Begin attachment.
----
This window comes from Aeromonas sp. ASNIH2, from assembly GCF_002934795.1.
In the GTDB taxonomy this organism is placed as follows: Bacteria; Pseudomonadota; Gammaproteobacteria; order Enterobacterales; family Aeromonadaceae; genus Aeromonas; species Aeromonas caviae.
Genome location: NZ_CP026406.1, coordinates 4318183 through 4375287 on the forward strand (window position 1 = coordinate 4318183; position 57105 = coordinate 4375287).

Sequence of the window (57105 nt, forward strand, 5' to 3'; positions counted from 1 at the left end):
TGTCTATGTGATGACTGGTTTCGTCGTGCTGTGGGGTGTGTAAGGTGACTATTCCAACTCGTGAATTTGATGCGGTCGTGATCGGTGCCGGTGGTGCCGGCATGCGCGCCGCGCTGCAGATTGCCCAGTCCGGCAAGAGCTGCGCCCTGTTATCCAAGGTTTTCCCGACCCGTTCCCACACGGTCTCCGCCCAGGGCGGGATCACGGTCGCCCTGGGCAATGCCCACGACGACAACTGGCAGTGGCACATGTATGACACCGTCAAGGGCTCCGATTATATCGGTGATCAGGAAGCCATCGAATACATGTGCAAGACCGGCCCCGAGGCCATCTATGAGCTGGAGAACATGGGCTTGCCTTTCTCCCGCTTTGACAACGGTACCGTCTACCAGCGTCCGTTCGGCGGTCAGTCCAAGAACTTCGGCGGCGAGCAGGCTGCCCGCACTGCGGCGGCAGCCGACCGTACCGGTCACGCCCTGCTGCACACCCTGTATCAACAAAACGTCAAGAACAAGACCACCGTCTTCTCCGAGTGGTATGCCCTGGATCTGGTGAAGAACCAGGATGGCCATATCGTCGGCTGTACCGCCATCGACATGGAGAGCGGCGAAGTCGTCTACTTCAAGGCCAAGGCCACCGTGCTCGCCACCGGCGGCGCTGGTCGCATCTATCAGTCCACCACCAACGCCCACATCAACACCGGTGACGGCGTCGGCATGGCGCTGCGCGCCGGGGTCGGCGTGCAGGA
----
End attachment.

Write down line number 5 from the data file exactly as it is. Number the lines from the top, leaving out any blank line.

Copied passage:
TGTCTATGTGATGACTGGTTTCGTCGTGCTGTGGGGTGTGTAAGGTGACTATTCCAACTCGTGAATTTGATGCGGTCGTGATCGGTGCCGGTGGTGCCGGCATGCGCGCCGCGCTGCAGATTGCCCAGTCCGGCAAGAGCTGCGCCCTGTTATCCAAGGTTTTCCCGACCCGTTCCCACACGGTCTCCGCCCAGGGCGGGATCACGGTCGCCCTGGGCAATGCCCACGACGACAACTGGCAGTGGCACATGTATGACACCGTCAAGGGCTCCGATTATATCGGTGATCAGGAAGCCATCGAATACATGTGCAAGACCGGCCCCGAGGCCATCTATGAGCTGGAGAACATGGGCTTGCCTTTCTCCCGCTTTGACAACGGTACCGTCTACCAGCGTCCGTTCGGCGGTCAGTCCAAGAACTTCGGCGGCGAGCAGGCTGCCCGCACTGCGGCGGCAGCCGACCGTACCGGTCACGCCCTGCTGCACACCCTGTATCAACAAAACGTCAAGAACAAGACCACCGTCTTCTCCGAGTGGTATGCCCTGGATCTGGTGAAGAACCAGGATGGCCATATCGTCGGCTGTACCGCCATCGACATGGAGAGCGGCGAAGTCGTCTACTTCAAGGCCAAGGCCACCGTGCTCGCCACCGGCGGCGCTGGTCGCATCTATCAGTCCACCACCAACGCCCACATCAACACCGGTGACGGCGTCGGCATGGCGCTGCGCGCCGGGGTCGGCGTGCAGGA